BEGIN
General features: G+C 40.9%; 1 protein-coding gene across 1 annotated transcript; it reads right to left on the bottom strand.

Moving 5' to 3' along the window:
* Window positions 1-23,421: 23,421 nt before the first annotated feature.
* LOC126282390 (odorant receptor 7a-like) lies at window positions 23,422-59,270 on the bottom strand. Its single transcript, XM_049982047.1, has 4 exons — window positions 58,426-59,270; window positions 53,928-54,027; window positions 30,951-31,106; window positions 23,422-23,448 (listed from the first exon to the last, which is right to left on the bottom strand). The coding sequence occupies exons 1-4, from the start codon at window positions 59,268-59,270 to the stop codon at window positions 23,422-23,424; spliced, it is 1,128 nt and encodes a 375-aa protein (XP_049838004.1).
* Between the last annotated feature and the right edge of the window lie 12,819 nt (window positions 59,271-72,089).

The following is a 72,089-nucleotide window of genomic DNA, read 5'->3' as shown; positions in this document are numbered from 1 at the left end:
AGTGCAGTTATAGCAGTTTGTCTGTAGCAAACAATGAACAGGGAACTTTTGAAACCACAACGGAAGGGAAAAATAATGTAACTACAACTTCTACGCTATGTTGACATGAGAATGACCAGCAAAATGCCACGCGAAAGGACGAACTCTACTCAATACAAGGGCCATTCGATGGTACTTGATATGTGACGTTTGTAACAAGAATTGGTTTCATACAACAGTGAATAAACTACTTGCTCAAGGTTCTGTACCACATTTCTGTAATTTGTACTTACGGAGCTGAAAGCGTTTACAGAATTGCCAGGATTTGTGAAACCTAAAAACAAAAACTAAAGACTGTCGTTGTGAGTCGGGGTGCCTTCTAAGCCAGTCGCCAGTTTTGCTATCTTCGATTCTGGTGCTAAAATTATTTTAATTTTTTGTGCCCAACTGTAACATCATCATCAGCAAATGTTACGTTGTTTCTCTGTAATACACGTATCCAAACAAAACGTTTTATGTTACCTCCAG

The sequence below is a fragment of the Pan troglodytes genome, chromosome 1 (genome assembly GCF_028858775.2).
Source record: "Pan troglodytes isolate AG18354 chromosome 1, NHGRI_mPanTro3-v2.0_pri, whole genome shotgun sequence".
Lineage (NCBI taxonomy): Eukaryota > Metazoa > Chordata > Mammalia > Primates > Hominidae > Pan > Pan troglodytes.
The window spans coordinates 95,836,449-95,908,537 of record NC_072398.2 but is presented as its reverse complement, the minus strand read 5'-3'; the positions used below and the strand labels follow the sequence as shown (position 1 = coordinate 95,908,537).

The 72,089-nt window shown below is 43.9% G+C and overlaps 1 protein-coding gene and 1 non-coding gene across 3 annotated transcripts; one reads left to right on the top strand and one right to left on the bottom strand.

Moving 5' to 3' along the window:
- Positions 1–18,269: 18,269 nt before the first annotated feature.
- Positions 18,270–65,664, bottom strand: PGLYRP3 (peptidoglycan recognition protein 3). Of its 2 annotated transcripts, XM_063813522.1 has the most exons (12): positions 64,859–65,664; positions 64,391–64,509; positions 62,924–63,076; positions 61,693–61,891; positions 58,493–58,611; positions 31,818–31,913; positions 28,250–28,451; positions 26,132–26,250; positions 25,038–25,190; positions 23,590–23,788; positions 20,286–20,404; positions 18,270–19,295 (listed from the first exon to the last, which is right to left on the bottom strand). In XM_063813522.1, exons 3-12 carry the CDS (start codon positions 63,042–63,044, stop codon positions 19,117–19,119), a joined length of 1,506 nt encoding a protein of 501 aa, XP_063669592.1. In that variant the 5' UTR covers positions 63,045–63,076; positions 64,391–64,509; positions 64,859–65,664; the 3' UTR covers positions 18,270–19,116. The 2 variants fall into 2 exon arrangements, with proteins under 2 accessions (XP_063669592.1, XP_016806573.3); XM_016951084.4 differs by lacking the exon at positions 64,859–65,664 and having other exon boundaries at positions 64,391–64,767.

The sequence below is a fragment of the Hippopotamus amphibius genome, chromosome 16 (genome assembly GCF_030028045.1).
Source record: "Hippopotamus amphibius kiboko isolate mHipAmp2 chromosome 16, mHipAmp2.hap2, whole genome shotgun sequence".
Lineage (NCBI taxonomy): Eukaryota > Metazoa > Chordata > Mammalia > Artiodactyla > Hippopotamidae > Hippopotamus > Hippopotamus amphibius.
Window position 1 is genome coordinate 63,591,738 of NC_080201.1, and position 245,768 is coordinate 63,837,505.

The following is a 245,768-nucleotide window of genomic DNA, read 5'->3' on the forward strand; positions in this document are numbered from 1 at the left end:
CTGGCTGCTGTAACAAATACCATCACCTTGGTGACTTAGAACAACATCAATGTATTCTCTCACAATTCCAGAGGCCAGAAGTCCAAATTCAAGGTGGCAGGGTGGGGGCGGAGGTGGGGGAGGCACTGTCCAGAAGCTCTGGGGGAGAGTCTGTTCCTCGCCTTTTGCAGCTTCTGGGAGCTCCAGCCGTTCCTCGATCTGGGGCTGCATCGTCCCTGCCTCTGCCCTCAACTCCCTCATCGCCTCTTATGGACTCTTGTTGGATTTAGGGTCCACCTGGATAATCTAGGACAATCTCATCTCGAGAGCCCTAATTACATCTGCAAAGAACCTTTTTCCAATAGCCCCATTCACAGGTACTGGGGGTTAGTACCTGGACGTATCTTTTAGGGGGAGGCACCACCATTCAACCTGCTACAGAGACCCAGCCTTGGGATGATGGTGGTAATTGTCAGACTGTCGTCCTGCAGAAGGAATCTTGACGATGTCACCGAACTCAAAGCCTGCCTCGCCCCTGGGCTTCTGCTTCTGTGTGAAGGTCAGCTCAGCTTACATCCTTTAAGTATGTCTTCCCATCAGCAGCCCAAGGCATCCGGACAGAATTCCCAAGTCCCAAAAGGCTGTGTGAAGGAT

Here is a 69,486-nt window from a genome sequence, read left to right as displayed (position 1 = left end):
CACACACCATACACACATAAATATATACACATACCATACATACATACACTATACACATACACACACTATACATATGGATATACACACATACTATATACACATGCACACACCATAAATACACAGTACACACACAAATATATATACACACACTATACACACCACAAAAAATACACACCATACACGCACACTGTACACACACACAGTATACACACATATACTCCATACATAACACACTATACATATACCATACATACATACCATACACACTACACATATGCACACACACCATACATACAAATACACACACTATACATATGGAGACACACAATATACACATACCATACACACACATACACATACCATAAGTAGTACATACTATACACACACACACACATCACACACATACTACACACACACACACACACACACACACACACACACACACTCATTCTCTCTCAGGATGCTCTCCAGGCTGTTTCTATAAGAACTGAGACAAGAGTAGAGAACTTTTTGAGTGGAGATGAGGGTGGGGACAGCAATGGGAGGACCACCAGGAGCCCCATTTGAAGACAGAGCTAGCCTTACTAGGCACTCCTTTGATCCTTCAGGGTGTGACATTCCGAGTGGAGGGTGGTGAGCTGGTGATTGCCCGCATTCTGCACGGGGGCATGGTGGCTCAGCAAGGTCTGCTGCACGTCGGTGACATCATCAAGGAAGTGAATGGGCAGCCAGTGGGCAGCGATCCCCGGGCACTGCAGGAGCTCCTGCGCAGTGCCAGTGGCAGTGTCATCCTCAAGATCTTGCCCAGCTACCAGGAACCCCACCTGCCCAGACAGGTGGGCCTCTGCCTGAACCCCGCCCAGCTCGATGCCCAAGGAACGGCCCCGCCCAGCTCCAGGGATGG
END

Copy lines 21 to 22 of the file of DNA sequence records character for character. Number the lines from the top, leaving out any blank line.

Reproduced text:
CTGGCTGCTGTAACAAATACCATCACCTTGGTGACTTAGAACAACATCAATGTATTCTCTCACAATTCCAGAGGCCAGAAGTCCAAATTCAAGGTGGCAGGGTGGGGGCGGAGGTGGGGGAGGCACTGTCCAGAAGCTCTGGGGGAGAGTCTGTTCCTCGCCTTTTGCAGCTTCTGGGAGCTCCAGCCGTTCCTCGATCTGGGGCTGCATCGTCCCTGCCTCTGCCCTCAACTCCCTCATCGCCTCTTATGGACTCTTGTTGGATTTAGGGTCCACCTGGATAATCTAGGACAATCTCATCTCGAGAGCCCTAATTACATCTGCAAAGAACCTTTTTCCAATAGCCCCATTCACAGGTACTGGGGGTTAGTACCTGGACGTATCTTTTAGGGGGAGGCACCACCATTCAACCTGCTACAGAGACCCAGCCTTGGGATGATGGTGGTAATTGTCAGACTGTCGTCCTGCAGAAGGAATCTTGACGATGTCACCGAACTCAAAGCCTGCCTCGCCCCTGGGCTTCTGCTTCTGTGTGAAGGTCAGCTCAGCTTACATCCTTTAAGTATGTCTTCCCATCAGCAGCCCAAGGCATCCGGACAGAATTCCCAAGTCCCAAAAGGCTGTGTGAAGGAT

Here is a 69,486-nt window from a genome sequence, read left to right as displayed (position 1 = left end):